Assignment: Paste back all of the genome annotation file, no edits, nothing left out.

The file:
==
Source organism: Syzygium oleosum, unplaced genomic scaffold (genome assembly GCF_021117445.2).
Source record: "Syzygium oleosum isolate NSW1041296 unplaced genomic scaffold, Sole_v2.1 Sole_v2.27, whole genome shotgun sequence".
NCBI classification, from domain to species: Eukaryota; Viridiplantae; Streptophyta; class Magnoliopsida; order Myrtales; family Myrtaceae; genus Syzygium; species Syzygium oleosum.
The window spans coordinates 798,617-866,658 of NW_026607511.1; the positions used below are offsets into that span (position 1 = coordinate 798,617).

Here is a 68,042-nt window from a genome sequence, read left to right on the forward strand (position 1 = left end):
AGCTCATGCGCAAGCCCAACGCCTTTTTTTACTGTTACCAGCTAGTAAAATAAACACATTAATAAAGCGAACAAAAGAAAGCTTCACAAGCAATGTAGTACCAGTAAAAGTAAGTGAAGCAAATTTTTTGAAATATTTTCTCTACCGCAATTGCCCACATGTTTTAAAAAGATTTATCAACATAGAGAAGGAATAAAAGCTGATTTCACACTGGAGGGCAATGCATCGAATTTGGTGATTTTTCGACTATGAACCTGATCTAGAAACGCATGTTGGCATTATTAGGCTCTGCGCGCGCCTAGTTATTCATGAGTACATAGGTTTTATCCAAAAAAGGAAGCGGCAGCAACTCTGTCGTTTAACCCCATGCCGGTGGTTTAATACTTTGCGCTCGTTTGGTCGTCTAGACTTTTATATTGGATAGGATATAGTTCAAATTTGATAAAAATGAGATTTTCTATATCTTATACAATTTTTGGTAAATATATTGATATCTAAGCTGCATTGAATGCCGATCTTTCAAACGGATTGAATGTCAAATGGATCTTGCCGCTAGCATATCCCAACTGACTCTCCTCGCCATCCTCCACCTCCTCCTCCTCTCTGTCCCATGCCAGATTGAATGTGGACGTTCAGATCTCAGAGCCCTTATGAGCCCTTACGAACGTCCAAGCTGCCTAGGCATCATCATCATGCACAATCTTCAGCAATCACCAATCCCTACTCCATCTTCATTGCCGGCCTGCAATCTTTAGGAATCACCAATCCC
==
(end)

Source organism: Syzygium oleosum, unplaced genomic scaffold (genome assembly GCF_021117445.2).
Source record: "Syzygium oleosum isolate NSW1041296 unplaced genomic scaffold, Sole_v2.1 Sole_v2.27, whole genome shotgun sequence".
NCBI classification, from domain to species: Eukaryota; Viridiplantae; Streptophyta; class Magnoliopsida; order Myrtales; family Myrtaceae; genus Syzygium; species Syzygium oleosum.
The window spans coordinates 798,617-866,658 of NW_026607511.1; the positions used below are offsets into that span (position 1 = coordinate 798,617).

Here is a 68,042-nt window from a genome sequence, read left to right on the forward strand (position 1 = left end):
AGCTCATGCGCAAGCCCAACGCCTTTTTTTACTGTTACCAGCTAGTAAAATAAACACATTAATAAAGCGAACAAAAGAAAGCTTCACAAGCAATGTAGTACCAGTAAAAGTAAGTGAAGCAAATTTTTTGAAATATTTTCTCTACCGCAATTGCCCACATGTTTTAAAAAGATTTATCAACATAGAGAAGGAATAAAAGCTGATTTCACACTGGAGGGCAATGCATCGAATTTGGTGATTTTTCGACTATGAACCTGATCTAGAAACGCATGTTGGCATTATTAGGCTCTGCGCGCGCCTAGTTATTCATGAGTACATAGGTTTTATCCAAAAAAGGAAGCGGCAGCAACTCTGTCGTTTAACCCCATGCCGGTGGTTTAATACTTTGCGCTCGTTTGGTCGTCTAGACTTTTATATTGGATAGGATATAGTTCAAATTTGATAAAAATGAGATTTTCTATATCTTATACAATTTTTGGTAAATATATTGATATCTAAGCTGCATTGAATGCCGATCTTTCAAACGGATTGAATGTCAAATGGATCTTGCCGCTAGCATATCCCAACTGACTCTCCTCGCCATCCTCCACCTCCTCCTCCTCTCTGTCCCATGCCAGATTGAATGTGGACGTTCAGATCTCAGAGCCCTTATGAGCCCTTACGAACGTCCAAGCTGCCTAGGCATCATCATCATGCACAATCTTCAGCAATCACCAATCCCTACTCCATCTTCATTGCCGGCCTGCAATCTTTAGGAATCACCAATCCC